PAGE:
In most negotiation situations you can end up with a win-win. If you can identify the things in your proposals that are good for the other party, as well as the things that are good for you, that certainly helps move the negotiations along.
What should employees who face foreseeable layoffs or furloughs do financially to prepare?
Somebody told me this along time ago: Pay yourself first. By that I mean put money aside in whatever account you're comfortable with first out of your paycheck. Don't leave it until the end when you've paid everything else, and you see what's left over. That never works no matter what your income is. So set some money aside first for the future so that you've got that, and then you have some time to either retrain, develop a new career, whatever it is that you want to do, depending if it's a temporary situation or long-term situation.
With everything going on regarding Detroit's bankruptcy, some people are saying GM has an obligation to help support Detroit. What's a realistic way for executives to support a city that their company is headquartered in?
Obviously being headquartered here in the city center is a big piece of what we do. There's a lot of jobs that come in here every day. All you have to do is drive down I-75 heading south any time about 6:15 until about 9:30 [a.m.] to see traffic that flows in because of people like us who have their main headquarters downtown.
The second thing is partnering with agencies like United Way and making contributions out of our foundation to help support school systems because if we can help kids be successful from an education standpoint, that of course leads to success later in their life. We're doing something this summer where we've brought some retirees back, and we have what we're calling a Retiree Corp. It's targeted at kids to help with their education. [GM retirees mentor Detroit high school students one day a week.]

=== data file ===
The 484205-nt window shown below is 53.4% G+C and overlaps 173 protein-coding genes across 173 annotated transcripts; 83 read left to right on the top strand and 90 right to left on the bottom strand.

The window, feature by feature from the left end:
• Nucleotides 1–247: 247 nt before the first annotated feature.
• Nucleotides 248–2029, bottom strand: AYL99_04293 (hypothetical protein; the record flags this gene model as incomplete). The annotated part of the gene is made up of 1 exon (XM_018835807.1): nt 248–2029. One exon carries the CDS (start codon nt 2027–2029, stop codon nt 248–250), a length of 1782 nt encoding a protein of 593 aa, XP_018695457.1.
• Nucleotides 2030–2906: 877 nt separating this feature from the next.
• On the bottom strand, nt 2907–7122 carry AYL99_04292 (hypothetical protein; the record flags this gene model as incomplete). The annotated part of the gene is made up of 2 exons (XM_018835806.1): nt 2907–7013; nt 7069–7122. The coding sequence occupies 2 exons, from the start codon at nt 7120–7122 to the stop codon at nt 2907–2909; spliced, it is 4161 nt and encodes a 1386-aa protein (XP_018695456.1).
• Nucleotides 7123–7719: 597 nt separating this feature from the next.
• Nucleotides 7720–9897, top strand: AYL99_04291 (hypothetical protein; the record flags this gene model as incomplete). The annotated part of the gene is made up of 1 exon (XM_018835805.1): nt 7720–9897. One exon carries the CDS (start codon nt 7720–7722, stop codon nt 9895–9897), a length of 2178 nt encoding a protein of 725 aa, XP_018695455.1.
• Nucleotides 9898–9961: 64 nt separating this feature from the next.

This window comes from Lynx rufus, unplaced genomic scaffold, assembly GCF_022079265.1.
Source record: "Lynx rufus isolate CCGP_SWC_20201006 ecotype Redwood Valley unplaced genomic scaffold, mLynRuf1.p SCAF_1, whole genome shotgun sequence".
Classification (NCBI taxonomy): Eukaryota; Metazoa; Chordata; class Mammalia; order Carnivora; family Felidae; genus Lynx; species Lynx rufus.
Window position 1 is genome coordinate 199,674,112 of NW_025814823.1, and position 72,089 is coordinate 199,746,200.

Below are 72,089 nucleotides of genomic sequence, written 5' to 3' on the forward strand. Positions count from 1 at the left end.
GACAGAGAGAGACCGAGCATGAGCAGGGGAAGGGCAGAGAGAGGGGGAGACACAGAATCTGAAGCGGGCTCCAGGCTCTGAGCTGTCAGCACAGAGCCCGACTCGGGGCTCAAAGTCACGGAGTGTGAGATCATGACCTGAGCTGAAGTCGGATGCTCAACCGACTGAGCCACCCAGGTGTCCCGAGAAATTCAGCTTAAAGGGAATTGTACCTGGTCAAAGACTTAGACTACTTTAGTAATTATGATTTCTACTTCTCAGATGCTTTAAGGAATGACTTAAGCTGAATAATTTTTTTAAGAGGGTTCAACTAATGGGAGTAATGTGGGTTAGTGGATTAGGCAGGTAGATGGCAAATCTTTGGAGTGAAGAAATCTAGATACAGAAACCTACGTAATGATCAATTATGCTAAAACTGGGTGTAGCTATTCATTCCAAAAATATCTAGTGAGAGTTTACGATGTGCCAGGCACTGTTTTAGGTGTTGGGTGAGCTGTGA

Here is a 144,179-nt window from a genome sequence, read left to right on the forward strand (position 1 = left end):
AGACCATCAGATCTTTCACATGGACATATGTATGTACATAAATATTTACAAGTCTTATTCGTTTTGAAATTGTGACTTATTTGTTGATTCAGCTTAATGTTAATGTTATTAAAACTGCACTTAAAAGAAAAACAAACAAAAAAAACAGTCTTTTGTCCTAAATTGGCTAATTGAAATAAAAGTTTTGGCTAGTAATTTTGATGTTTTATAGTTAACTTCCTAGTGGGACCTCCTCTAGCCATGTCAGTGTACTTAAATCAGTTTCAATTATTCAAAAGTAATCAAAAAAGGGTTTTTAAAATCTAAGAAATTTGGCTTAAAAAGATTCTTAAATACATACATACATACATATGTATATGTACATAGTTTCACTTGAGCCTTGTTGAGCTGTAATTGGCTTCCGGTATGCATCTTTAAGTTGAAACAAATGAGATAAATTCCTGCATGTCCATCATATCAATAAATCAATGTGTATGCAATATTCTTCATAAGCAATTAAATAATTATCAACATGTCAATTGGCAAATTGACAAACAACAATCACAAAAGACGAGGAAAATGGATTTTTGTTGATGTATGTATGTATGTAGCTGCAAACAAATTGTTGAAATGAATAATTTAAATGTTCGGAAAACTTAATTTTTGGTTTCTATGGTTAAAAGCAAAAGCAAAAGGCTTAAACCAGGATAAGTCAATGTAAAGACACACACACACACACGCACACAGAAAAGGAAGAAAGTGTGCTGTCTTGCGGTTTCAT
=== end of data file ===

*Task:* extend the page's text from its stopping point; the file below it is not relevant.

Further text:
The other thing we can do as leaders in GM is join boards. So I'm on the board of directors for Focus: HOPE [a Detroit nonprofit]. So not only give money, but give our time and leadership.
What's the best career advice you've ever received?
There are two things that come to mind: The first one is don't think because you're a leader that you have all the answers. You should make sure you're spending as much time listening, if not more, than talking. And make sure that you're not afraid to ask for help if there are things you don't know – I can guarantee there are things you don't know. It's OK to reach out and ask for help, and allow those people that have that expertise to contribute. You don't have to know it all because you're the leader.
As I've watched people through my career, the ones that seem to struggle the most are ones that haven't continued to develop. So the second piece of advice that I've heard from people is always learn and grow. You never "make it." You're always changing, developing, growing – particularly at the pace that the world moves today – and if you're not growing, changing, developing, constantly learning, you are going to fall behind. I think that's even more important today than it was when I first started my career, but arguably it's important all the time.
Editor's Note: Around the Water Cooler is an ongoing series, in which U.S. News talks with company executives to get their career advice for employees and managers.